Customers Don’t Want to Hear Your Excuses
With any business, sometimes things go wrong; a glitch happens, an error. For whatever reason, the customer did not receive the product or service your business said it would provide. Often customers are fine with it, as long as you take ownership of the mistake you made and resolve it. Basically, deliver what you said you would.
As customers, we often like to hear the reason, so we can understand. But the last thing we want to hear are excuses for why it wasn’t done right in the first place. It’s a passive-defensive response, guaranteed to irritate the customer, and customers may question your consistency in providing future products/services.
Here’s a classic example, it happened a few weeks ago at a Boston Pizza in Lethbridge, AB. Now, I’ve been to this chain in various cities. They deliver as they advertise; it’s consistent. In fact, their Chocolate Explosion Cake is amazing! I’ve got a substance abuse problem with chocolate and their portions are huge!
So, I finished delivering a full day seminar, missed lunch, it’s 5:oo, and I’m ravenous. Across the street from the hotel I notice a Boston Pizza. Great service, however the potatoes aren’t hot and the salmon is overcooked and hard on the ends but no problem. I’m hungry, I’ll eat the middle bits, more than enough food here and it’s still delicious. What I’m really pining for is my chocolate explosion that I deserve and have been dreaming of since I walked in the door. Ooh, ooh, I can’t wait!
The moment it was placed before me, I knew something was wrong. It’s supposed to look chocolaty brown with chunks of white cheesecake in the center laced throughout the soft, smooth mousy/praline like substance being held up by a bottom layer of crumbled chocolate cookie. Ohh, how it cuts with a fork. Ahh, the textures. I had my coffee and Globe & Mail to savor it with; it was all planned! But instead, it was frozen solid, layered with frost, looked mostly white. It was impenetrable. I couldn’t get my fork or knife through it.
In that moment, I felt a hint of righteous indignation. I didn’t order a rock hard frozen cake, and why would you serve it to me like that in the 1st place? With beautiful politeness, I confirm with the server I have appreciated her service, yet did not expect or want a frozen cake. “Could I have it the way you usually serve it?” She offers to ‘put it in the microwave’ for me. Now, for those readers who are not shocked by this comment, perhaps this blog isn’t for you. If your mouth is open with surprise, wait, theres more . . .
You can’t microwave a dessert item like that and perhaps she just doesn’t know. “Could you please see if the chef or kitchen staff have a different suggestion?” I ask. She returns with a message “He said all they can do is microwave it and it’s not his fault. The guy who was supposed to take this dessert out of the freezer forgot so there is nothing he can do about it.” Hmm, I ponder – if I was told about this oversight before being served, I could have chosen to receive it frozen, or change my dessert order.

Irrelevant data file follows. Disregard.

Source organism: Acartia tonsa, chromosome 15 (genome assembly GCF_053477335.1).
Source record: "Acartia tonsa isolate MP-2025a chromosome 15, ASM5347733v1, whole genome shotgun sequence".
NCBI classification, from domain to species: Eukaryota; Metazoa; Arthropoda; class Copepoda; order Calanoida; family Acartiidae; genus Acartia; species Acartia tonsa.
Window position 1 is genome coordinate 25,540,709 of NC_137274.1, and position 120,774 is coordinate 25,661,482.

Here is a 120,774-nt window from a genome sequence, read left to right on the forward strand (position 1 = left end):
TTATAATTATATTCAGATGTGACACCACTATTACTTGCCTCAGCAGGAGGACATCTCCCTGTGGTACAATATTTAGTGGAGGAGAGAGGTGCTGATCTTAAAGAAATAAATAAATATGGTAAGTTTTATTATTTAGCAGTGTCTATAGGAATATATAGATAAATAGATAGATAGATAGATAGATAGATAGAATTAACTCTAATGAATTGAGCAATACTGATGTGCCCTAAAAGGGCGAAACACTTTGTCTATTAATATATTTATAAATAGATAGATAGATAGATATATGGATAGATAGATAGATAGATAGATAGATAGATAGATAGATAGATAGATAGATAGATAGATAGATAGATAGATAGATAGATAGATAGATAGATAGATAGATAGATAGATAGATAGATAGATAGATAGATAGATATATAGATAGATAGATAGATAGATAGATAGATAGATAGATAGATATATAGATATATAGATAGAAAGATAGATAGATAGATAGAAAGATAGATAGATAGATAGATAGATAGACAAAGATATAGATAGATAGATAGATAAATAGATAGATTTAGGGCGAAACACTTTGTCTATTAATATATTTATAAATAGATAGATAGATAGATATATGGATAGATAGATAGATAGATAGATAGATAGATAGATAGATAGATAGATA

Now, as a customer, I didn’t feel like being a problem. The caramel/chocolate sauces were already drizzled over it and the dollops of whipped cream were starting to chill against my cake. There can be a solution to this without ruining it, wasting it, or having the restaurant feel they have to give it to me for free.
“Would you please prepare my dessert to go? I’ll let it thaw and enjoy it in my hotel room later.” I’m feeling smug as I’ve created a win/win – the restaurant has an opportunity to keep the customer happy and I can have my cake and eat it too . . . well, when it thaws out, that is.
However, I must say I was surprised when my to go dessert was delivered to me by the manager. He starts off by stating how it wasn’t his or the chef’s fault it was frozen, I heard the same lame excuse blaming someone else’s forgetfulness and they would have happily micro-waved it for me. Yet the coup de grace for me was when I looked at my dessert. It was naked, no caramel/chocolate drizzles, no dollop of whipped cream. I mean where’s the customer service love in that! Ouch. I didn’t feel like being an inconvenience by asking it to be prepared as it is advertised, I’m still paying full price for it.
You see, this story goes beyond mere cake. It’s a reflection of that particular management team, the leader, and how they train their team in customer service. As a franchise owner, I believe you have an expectation to maintain the standards of the chain – you’re part of the overall team success. Adhere to your standards of consistency. When there is a glitch in your quality control, please remember, customers don’t want to hear your excuses. Give them options and just do the right thing.
A glitch only turns into a problem when the customer has not been treated professionally and with consideration.